Berniece started the inpatient therapy program with NCRH and was confident in the staff’s ability to get her back to better. “There are so many great PCT’s and nurses that were so encouraging and wonderful! The respiratory therapists were great and very knowledgeable. The staff kept me very motivated and were always so positive. The housekeeping staff and kitchen staff were amazing! They would always go out of their way to help me. I loved that they would all go the extra mile! Overall, it was a great experience!”

After nearly two months at NCLTAH and NCRH, Berniece discharged home, excited to return to her husband and her dogs. She will continue her recovery with outpatient therapy at NCRH. As an outpatient, Berniece will work on building her strength and endurance with physical and occupational therapy.

Berniece has specific goals as she continues to recover.  Before her hospitalization, Berniece was walking her dogs all the time. Her ultimate goal is to walk them again without needing an assistive device. She would also like to start volunteering with foster children in the future.

Katharine England’s life on the ranch changed suddenly when she experienced a serious and complex medical event.

Katharine England, 65, lives on a ranch in Kersey, CO where she loves to spend time with her husband and son. She has a passion for animals and enjoys tending after her ponies, dogs, chickens, and cats. She even looks after her neighbors’ donkey and hopes to add one to her family someday. When she’s not with her family or looking after the animals, Katharine works full-time for a construction company. 

Katharine’s daily life changed suddenly one January day when her family found her on the floor. They rushed her to the emergency department where she was diagnosed with a ruptured anterior communicating aneurysm. She underwent double coiling of the aneurysm and had a subarachnoid hemorrhage. Katharine also suffered acute hypoxic respiratory failure, requiring a tracheostomy.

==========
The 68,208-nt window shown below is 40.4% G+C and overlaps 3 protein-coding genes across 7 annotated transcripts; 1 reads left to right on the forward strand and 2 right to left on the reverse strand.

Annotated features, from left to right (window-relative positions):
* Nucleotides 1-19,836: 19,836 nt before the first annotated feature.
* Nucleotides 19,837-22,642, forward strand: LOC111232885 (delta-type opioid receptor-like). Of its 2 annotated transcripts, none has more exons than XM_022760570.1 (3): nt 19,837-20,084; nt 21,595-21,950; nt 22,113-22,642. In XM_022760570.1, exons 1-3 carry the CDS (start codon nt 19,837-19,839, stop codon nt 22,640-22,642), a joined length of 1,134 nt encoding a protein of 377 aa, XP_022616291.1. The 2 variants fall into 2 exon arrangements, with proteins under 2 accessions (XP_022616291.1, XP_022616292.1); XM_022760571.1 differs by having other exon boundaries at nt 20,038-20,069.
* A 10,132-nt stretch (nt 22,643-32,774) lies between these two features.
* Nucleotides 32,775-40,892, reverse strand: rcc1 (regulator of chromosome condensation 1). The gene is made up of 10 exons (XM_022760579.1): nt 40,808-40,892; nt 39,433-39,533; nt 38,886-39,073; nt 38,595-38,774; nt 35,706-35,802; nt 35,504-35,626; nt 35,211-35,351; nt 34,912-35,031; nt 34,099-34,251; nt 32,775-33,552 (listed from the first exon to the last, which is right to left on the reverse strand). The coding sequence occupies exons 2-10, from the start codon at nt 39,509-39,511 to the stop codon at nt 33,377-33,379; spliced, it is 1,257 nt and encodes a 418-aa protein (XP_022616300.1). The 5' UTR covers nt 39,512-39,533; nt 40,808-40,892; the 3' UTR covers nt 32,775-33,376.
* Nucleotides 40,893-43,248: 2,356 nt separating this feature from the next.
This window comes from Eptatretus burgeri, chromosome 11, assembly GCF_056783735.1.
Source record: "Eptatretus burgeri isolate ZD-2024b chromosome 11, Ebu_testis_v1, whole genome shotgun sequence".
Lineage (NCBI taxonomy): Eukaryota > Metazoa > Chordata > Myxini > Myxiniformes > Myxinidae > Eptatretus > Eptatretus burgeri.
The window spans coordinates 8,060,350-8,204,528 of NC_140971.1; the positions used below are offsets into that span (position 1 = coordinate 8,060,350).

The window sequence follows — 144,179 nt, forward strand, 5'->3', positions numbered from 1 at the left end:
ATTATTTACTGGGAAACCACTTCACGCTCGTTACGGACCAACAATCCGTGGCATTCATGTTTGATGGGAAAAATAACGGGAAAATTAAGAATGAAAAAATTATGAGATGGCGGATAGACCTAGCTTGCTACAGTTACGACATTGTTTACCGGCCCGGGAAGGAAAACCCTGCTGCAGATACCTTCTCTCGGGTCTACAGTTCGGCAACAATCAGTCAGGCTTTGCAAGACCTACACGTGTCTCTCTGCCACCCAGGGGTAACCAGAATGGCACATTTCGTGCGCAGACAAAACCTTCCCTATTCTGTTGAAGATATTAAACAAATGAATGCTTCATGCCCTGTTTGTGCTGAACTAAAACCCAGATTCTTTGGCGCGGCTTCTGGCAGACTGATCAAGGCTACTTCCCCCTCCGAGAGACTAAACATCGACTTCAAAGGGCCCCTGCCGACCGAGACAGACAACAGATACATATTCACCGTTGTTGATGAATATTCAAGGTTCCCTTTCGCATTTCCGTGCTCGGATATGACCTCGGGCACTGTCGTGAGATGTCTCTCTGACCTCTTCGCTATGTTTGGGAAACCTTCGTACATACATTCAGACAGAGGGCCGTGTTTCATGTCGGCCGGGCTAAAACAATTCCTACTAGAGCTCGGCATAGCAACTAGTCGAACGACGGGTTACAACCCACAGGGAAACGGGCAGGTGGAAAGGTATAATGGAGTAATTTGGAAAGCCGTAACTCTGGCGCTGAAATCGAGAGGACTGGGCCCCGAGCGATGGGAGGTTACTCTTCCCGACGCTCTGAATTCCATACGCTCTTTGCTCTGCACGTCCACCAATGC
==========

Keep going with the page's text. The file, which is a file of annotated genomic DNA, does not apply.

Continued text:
After a recommendation from the hospital, Katharine’s family decided to transfer her to Northern Colorado Long Term Acute Hospital. She was excited to start her recovery with such an experienced and supportive staff.  

“The doctors have been great about answering all my questions, and the nurses have been so patient educating me about the medications I receive,” Katharine said. 

Katharine then transitioned to Northern Colorado Rehabilitation Hospital to focus on gaining her strength back. “My recovery has been influenced by my end goal of getting home to my animals and family.”

Katharine is excited to get back to her ranch and ultimately get back to work. She is also hoping to finally get the donkey she always wanted. She thanks everyone for the support they have given her during this difficult time and looks forward to continuing on her road to recovery. 

After accidentally ingesting a toxic substance, Raymond Hoppes suffered respiratory failure and required a ventilator.

For the last eight years, Raymond Hoppes has enjoyed retired life with his wife, Laurel. The couple has been married for 49 years and lives in Longmont, Colorado. They have four grandchildren and cherish the time they spend together. Outside of his family, Raymond’s passion is building model railroads. He’s spent a lot of time in Chama, New Mexico working on railroads and building train cars, as well as doing photography.

Recently, life changed dramatically for Raymond when he accidentally ingested a toxic substance. This led to acute hypoxemic respiratory failure and pneumonia. Unable to breathe on his own, Raymond had to be placed on a ventilator. The acute care hospital recommended a transfer to Northern Colorado Long Term Acute Hospital (NCLTAH).

Raymond and Laurel agreed and chose NCLTAH for the next stage of his recovery. NCLTAH is designated by The Joint Commission as a “Center of Excellence” for respiratory failure. The hospital’s respiratory failure specialty program proved to be exactly what Raymond needed.

“Both physicians were very caring,” Raymond said, reflecting on his experience at NCLTAH. “Paula, the physical therapist, was wonderful, and so encouraging for my recovery.”

Having made great progress, Raymond looks forward to getting back to his normal routine. He has one more stop on his journey, transferring to a rehabilitation facility to regain more of his strength before returning home.